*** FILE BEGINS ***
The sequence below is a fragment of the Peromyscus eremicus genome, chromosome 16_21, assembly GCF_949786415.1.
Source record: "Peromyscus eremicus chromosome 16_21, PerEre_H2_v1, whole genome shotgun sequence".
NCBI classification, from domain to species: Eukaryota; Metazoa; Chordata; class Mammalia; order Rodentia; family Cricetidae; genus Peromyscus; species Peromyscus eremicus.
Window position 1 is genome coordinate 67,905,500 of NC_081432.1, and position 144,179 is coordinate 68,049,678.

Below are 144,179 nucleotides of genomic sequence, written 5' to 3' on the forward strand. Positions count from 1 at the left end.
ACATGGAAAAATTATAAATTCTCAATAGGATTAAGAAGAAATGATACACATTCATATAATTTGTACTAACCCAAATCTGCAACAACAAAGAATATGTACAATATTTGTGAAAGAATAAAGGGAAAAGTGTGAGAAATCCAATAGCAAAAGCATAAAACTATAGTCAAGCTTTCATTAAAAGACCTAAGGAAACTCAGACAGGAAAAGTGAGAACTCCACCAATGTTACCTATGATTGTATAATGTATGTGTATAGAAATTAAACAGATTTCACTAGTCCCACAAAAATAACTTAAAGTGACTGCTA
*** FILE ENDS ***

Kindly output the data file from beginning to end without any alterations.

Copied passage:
The sequence below is a fragment of the Peromyscus eremicus genome, chromosome 16_21, assembly GCF_949786415.1.
Source record: "Peromyscus eremicus chromosome 16_21, PerEre_H2_v1, whole genome shotgun sequence".
NCBI classification, from domain to species: Eukaryota; Metazoa; Chordata; class Mammalia; order Rodentia; family Cricetidae; genus Peromyscus; species Peromyscus eremicus.
Window position 1 is genome coordinate 67,905,500 of NC_081432.1, and position 144,179 is coordinate 68,049,678.

Below are 144,179 nucleotides of genomic sequence, written 5' to 3' on the forward strand. Positions count from 1 at the left end.
ACATGGAAAAATTATAAATTCTCAATAGGATTAAGAAGAAATGATACACATTCATATAATTTGTACTAACCCAAATCTGCAACAACAAAGAATATGTACAATATTTGTGAAAGAATAAAGGGAAAAGTGTGAGAAATCCAATAGCAAAAGCATAAAACTATAGTCAAGCTTTCATTAAAAGACCTAAGGAAACTCAGACAGGAAAAGTGAGAACTCCACCAATGTTACCTATGATTGTATAATGTATGTGTATAGAAATTAAACAGATTTCACTAGTCCCACAAAAATAACTTAAAGTGACTGCTA